Earlier this month, a previously innocuous television presenter, Phillip Schofield, ambushed the Prime Minister, David Cameron, live on TV. Without warning, he now famously handed him a list of supposed paedophiles downloaded from the Internet demanding that he look at them and asking what he intended to do about them.
To his credit, Cameron kept calm and didn’t look at the list. He then appealed to anyone with information about paedophiles to inform the police. Schofield’s intention could have been born from a sense of public duty, or simply to raise his own profile, which he has done but not in the way intended. He has since been disciplined and in retrospect could find it a career-limiting move.
In my younger days, I recall similarly ambushing my Director at Cranfield but fuelled by mischief as well as principle. At a presentation by the Director about the new appraisal system, I asked to the amusement of the entire faculty, if we were going to follow advanced industry practice and introduce upwards appraisal.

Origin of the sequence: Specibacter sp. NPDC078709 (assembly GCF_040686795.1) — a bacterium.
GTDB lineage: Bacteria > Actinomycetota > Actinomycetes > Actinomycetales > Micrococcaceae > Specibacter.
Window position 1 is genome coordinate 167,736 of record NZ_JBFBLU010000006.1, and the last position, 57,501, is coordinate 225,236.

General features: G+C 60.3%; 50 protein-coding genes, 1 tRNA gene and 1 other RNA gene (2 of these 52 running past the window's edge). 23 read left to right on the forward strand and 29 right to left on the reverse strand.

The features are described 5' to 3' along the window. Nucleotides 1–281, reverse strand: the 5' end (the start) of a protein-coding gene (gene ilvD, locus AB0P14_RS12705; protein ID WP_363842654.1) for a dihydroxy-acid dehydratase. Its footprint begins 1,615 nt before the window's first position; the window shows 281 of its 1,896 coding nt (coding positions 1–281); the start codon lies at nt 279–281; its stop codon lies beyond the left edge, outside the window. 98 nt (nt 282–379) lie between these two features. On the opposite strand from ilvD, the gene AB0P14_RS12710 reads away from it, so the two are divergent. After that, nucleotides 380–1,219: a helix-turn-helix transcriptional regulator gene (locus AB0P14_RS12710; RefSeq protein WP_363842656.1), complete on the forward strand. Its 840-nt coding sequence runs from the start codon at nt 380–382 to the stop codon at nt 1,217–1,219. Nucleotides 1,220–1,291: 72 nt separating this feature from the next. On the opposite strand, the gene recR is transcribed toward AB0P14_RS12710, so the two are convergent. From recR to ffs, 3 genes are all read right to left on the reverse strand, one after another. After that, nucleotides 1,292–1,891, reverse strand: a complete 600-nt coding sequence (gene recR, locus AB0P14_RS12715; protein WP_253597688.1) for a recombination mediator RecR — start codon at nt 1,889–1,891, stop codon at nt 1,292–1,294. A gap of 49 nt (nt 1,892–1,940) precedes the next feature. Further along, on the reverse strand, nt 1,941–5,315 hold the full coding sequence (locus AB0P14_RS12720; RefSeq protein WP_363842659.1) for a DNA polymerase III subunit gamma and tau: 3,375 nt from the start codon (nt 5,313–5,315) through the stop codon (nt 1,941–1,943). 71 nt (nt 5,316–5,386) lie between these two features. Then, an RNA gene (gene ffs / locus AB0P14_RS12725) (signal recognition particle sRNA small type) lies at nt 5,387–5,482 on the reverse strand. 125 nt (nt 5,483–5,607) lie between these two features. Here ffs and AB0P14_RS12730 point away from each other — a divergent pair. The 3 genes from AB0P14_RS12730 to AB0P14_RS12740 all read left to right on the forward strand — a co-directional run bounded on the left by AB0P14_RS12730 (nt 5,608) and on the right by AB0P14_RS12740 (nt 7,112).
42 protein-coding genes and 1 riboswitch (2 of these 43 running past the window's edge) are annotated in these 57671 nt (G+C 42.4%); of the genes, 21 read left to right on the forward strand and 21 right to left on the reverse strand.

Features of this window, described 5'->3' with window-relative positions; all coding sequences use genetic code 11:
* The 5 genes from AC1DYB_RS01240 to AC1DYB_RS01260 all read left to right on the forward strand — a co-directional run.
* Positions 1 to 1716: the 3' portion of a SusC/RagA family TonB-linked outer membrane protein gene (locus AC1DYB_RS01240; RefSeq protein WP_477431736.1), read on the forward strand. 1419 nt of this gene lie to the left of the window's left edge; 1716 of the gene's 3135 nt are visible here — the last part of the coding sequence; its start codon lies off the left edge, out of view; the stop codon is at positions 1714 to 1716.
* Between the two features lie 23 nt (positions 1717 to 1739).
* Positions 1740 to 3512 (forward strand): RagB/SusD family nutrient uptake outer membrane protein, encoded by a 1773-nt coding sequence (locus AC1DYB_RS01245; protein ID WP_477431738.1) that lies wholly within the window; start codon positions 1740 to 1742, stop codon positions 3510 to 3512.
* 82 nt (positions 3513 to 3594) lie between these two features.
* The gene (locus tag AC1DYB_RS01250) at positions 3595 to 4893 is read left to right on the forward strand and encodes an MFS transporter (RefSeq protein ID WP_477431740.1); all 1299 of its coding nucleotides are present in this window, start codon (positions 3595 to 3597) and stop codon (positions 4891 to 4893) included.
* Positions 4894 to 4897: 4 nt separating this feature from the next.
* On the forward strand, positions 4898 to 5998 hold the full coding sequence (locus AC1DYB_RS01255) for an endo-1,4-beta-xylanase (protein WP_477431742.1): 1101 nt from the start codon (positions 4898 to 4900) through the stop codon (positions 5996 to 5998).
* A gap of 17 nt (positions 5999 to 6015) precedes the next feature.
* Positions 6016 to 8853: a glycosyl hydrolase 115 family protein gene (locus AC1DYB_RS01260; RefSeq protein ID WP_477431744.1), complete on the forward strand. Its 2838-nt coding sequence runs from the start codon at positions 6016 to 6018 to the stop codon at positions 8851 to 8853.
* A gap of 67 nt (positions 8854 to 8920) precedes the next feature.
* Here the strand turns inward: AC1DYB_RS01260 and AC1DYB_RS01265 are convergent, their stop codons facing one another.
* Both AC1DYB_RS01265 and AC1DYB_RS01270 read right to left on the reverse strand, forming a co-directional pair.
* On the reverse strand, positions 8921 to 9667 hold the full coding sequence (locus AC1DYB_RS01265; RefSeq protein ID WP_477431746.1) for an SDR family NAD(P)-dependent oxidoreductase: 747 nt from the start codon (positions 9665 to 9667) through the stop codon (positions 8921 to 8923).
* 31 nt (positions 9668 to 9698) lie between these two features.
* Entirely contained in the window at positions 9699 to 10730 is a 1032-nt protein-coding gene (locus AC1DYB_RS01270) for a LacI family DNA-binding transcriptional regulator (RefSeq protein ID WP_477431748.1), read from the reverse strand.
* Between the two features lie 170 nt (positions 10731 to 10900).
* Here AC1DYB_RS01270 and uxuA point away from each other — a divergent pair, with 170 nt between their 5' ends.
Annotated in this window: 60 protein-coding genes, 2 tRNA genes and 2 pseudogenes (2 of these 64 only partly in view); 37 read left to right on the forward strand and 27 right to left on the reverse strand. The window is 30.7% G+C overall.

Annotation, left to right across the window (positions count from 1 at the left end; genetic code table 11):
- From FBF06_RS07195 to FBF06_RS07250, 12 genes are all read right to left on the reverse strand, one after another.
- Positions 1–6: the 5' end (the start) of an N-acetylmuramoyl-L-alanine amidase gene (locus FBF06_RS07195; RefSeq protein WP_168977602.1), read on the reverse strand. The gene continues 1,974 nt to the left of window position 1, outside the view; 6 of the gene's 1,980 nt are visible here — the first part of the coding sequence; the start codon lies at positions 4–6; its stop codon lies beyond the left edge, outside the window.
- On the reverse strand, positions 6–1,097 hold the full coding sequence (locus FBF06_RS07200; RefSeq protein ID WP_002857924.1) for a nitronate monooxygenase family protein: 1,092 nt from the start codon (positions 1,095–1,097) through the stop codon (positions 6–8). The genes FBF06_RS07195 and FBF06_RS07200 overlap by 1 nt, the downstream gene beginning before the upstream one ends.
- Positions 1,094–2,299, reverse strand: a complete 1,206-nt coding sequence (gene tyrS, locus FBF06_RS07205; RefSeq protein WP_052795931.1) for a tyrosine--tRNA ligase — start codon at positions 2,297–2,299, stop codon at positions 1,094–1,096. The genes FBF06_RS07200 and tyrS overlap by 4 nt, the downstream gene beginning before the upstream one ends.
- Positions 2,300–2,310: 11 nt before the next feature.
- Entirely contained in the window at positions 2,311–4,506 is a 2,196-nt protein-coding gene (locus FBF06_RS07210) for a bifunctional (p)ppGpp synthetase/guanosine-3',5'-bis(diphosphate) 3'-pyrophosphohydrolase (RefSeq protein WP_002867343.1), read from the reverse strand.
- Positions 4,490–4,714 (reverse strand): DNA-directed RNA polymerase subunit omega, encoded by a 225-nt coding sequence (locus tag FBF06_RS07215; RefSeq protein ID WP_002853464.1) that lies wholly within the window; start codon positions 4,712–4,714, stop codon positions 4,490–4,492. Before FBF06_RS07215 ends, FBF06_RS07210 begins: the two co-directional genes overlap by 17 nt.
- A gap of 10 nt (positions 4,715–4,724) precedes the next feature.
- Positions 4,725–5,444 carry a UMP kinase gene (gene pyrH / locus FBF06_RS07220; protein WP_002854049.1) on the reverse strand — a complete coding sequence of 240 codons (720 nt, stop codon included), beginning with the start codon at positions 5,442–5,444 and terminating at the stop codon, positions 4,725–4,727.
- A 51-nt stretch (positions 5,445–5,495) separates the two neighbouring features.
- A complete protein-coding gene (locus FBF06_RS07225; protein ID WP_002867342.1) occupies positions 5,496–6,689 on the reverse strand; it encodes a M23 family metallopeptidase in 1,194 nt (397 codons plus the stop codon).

The Director was Glaswegian and slowly walked over to where I was sitting in the front row, looked down at me, and in measured tones responded with: “Are you feeling lucky?” Not as cool a response as David Cameron’s.
Both these illustrate that when in a leadership position, people will come at you from the ‘blind side’ for a variety of reasons and not necessarily for obvious reasons. What is important for the leader is not to be caught out by being ready to respond.
In Cameron’s case, he reverted to a principle – criminality should be reported to the police and with one minor gaff, retained his credibility. My ex Director, on the other hand, reverted to his natural style and made himself look a bit vulnerable. Clearly principles are more important than style for retaining leadership credibility.
The question this poses is:
What are the fundamental principles you fall back on in times of ambush?
These are obviously a very personal choice, but if they haven’t been rehearsed and previously articulated, the danger is that you revert to style.